Researchers Joo Hee Lee, MD, et al conducted a pilot study to determine the efficacy of treating mild to severe papulopustular rosacea (PPR) with a long-pulsed 1064nm neodymium:yttrium-aluminum-garnet laser (LPND) set on rejuvenation mode.
From 2010 to 2013, they recruited 30 Korean patients with PPR (exclusion criteria included: previous laser or light-based treatment; topical corticosteroid, metronidazole or calcineurin inhibitor use; and systemic treatments with antibiotics or retinoids during the prior three months). Patients were divided into two groups: 22 patients with mild to moderate PPR underwent laser treatments only (Group A); and eight patients with severe PPR were treated with laser and 100mg of doxycycline twice daily (Group B). All 30 patients underwent three treatment sessions, each with a four-week interval. They received full-face LPND (GentleMax, Candela) treatments at 40J/cm2 to 50J/cm2 with a pulse duration of 50ms and a 10mm spot size with a dynamic cooling device (Cryogen, Candela). Patients were instructed to use a moisturizer and a broad-spectrum sunscreen with SPF 30 or higher, and to avoid known triggering factors for rosacea throughout the study’s duration. Treatment efficacy was assessed using the four-point severity grading system for rosacea at each visit and four weeks after the last treatment through blinded photographic evaluation by three dermatologists. Patients also evaluated their own rosacea symptoms at each visit.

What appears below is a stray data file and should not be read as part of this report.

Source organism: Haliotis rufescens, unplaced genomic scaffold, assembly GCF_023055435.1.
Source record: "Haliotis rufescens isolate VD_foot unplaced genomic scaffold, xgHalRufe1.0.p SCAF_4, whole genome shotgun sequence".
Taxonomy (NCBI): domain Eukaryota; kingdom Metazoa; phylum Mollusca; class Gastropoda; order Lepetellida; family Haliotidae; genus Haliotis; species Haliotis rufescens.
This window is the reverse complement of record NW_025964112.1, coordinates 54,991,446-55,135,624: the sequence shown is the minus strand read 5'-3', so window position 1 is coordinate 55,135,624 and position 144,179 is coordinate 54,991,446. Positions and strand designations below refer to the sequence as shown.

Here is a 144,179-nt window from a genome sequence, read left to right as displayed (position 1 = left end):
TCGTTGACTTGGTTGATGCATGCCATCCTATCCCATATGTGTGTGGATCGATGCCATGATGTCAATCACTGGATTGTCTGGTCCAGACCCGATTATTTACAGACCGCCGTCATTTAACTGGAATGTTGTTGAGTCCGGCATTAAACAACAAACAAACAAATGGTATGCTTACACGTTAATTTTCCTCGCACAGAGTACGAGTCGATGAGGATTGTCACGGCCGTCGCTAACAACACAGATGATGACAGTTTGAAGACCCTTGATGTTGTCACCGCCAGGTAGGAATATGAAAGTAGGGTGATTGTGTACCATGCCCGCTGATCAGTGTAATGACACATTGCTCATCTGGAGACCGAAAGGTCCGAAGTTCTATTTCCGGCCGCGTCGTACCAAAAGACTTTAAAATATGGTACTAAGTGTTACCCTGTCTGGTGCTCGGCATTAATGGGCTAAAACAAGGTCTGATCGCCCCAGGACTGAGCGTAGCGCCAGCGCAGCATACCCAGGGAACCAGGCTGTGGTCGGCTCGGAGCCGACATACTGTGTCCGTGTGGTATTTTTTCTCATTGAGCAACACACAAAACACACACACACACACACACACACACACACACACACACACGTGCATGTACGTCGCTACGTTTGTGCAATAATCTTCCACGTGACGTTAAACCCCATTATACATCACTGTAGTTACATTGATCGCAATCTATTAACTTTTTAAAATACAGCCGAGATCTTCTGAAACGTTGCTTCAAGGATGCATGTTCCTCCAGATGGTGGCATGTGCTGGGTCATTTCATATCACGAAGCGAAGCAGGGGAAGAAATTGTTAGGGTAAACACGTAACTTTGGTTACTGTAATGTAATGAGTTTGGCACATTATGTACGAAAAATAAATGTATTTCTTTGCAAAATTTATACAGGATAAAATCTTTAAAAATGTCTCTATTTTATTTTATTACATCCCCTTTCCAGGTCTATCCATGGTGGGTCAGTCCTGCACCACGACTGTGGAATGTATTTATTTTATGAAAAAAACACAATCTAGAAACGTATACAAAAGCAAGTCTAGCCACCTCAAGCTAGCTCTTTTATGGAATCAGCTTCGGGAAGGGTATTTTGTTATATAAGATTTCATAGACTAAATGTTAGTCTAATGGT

LPND treatment on rejuvenation mode significantly decreased papule/pustule activity and improved non-transient erythema scores compared with baseline. Patients also experienced beneficial effects on clearance of symptoms including transient erythema, pruritus, burning and dryness. Excellent to good overall improvement was seen in 77.3% (17 of 22) of patients in Group A and 87.5% (7 of 8) of patients in Group B. Treatments were well tolerated and none of the patients experienced purpura, hyperpigmentation, hypopigmentation, edema or scarring. Adverse effects were minimal, including temporary erythema and immediate mild pain, and did not interfere with patients’ daily activities.
Based on the positive results, the researchers suggest that this therapy could be a potentially effective monotherapy for patients with mild to moderate PPR, or used as a combination therapy for severe PPR.
The study was published in the Journal of the American Academy of Dermatology (JAAD), August 2015.
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